United States District Court, M.D. Louisiana
RICHARD L. BOURGEOIS, JR. UNITED STATES MAGISTRATE JUDGE.
the Court is Defendant's Motion to Set Plaintiff's
Expert Fee (R. Doc. 12) filed on August 28, 2017. Defendant
seeks an order setting the fee to be paid to Plaintiff's
expert witness, Dr. Jon Olson, at his deposition set for
October 3, 2017. The motion is opposed. (R. Doc. 15).
November 28, 2018, Kenya Spencer-Martin
(“Plaintiff”), who has epilepsy, commenced this
action, alleging that she was terminated by her former
employer, Exxon Mobile Corporation (“Defendant”),
in violation of the Americans with Disabilities Act, 42
U.S.C. § 12101 et seq. (R. Doc. 1). Plaintiff
alleges that she has been treating with Dr. Olson, a
neurologist, since 2001 with regard to her disability. (R.
Doc. 1 at 2). Plaintiff further alleges that she had a
seizure while at work on April 18, 2015, and was terminated
just over one month after Dr. Olson released her back to work
on October 19, 2015. (R. Doc. 1 at 2-3).
has designated Dr. Olson as an expert witness. (R. Doc.
15-2). According to his curriculum vitae, Dr. Olson obtained
his medical degree in 1993, completed a residency in
neurology and a fellowship in neuro-oncology, and is board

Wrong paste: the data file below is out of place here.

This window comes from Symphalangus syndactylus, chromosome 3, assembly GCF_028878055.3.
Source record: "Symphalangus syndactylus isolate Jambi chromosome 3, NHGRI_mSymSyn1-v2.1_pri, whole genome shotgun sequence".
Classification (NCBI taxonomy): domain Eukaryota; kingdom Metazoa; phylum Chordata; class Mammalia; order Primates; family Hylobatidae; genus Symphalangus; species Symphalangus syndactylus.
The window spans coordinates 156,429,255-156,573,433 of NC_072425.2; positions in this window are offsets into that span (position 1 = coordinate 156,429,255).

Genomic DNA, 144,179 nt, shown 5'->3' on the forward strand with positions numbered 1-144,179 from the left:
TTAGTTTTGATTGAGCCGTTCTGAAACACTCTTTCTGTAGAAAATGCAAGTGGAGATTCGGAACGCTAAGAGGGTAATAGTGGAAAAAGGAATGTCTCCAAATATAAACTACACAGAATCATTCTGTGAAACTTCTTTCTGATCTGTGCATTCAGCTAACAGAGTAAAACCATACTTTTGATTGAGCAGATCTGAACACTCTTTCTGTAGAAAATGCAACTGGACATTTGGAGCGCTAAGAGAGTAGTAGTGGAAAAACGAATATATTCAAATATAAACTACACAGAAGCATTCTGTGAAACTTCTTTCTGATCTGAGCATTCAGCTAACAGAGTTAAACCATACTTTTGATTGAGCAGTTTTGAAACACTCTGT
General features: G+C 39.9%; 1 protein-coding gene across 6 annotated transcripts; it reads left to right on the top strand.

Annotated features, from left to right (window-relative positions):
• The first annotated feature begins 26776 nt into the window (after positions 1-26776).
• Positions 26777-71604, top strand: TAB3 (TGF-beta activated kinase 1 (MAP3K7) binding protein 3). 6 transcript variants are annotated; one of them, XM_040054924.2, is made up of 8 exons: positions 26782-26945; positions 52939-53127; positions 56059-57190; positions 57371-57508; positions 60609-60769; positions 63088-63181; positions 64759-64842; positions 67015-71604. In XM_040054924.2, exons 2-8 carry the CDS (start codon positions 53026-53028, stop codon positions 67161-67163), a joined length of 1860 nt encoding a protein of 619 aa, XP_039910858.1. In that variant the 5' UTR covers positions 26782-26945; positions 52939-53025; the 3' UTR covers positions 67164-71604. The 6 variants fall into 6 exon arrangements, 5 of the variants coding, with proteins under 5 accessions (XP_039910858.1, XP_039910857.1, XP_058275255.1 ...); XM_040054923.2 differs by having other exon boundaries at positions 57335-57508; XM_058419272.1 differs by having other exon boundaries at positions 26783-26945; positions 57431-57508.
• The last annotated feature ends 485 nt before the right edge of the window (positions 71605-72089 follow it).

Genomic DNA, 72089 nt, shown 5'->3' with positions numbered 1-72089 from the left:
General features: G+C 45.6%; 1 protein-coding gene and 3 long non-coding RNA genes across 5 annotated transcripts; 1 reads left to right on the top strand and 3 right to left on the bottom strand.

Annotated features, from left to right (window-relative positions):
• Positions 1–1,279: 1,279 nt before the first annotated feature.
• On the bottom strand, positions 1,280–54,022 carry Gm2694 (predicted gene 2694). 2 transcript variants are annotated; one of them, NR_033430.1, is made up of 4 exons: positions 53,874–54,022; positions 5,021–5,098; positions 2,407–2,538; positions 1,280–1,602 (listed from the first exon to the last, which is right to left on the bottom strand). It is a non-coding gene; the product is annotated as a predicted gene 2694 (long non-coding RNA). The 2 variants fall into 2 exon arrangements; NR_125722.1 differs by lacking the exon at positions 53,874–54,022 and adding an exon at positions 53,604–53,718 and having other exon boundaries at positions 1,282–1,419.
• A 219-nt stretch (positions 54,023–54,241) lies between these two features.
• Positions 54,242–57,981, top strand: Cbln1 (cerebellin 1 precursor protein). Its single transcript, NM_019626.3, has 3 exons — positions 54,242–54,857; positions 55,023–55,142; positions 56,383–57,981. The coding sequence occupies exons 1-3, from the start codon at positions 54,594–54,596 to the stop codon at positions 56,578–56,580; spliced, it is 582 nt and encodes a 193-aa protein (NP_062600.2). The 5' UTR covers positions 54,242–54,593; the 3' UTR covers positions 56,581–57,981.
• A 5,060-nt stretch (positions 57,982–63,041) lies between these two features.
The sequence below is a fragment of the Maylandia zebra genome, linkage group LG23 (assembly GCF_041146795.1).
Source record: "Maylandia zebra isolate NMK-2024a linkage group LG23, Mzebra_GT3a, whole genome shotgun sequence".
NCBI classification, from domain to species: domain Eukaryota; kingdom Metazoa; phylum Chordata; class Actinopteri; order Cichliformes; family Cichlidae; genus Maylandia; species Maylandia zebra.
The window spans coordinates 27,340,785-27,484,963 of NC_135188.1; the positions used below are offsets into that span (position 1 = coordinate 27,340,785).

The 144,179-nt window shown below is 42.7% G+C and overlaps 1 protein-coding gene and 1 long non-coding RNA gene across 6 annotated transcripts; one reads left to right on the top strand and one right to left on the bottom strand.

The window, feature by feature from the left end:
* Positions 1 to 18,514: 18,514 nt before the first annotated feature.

certified in psychiatry and neurology. (R. Doc. 15-2 at 4-5).
Dr. Olson provided Defendant a declaration stating that he
charges “$1, 800 per hour for testimony.” (R.
Doc. 15-2 at 3). Defendant noticed the deposition of Dr.
Olson to take place on October 3, 2017. (R. Doc. 15-1).
Defendant asserts that after scheduling the deposition, Dr.
Olson provided notice that he will require payment of $1, 800
per hour to give his deposition. (R. Doc. 12-1 at 2-3).
the instant motion, Defendant seeks an order setting Dr.
Olson's hourly deposition rate at $500, the same rate
charged by Defendant's expert neurologist, Dr. Leonard
Hershkowitz. (R. Doc. 12-1 at 5). Defendant asserts that Dr.
Hershkowitz earned his medical degree in 1970, completed a
residency in neurology and a fellowship in
neuro-ophthalmology, and, like Dr. Olson, is board certified
in psychiatry and neurology. (R. Doc. 12-1 at 5). Defendant
argues that the $1, 800 per hour rate sought by Dr. Olson is
exorbitant and should be reduced to the $500 per hour rate
charged by Dr. Hershkowitz. (R. Doc. 12-1 a 3-5).
opposition, Plaintiff argues that that Dr. Olson's fee is
reasonable as it is the same rate charged by the nine
neurologists employed at Dr. Olson's place of employment,
The NeuroMedical Center. (R. Doc. 15 at 2). Plaintiff submits
an affidavit by The NeuroMedical Center's Controller
stating that the services fees charged by The NeuroMedical
Center “are customary for physicians of the same
medical specialty practicing in the community.” (R.
Doc. 15-3). Attached to the affidavit is a list of The
NeuroMedical Center's “Service Fees” related
to litigation, which indicates that its physician's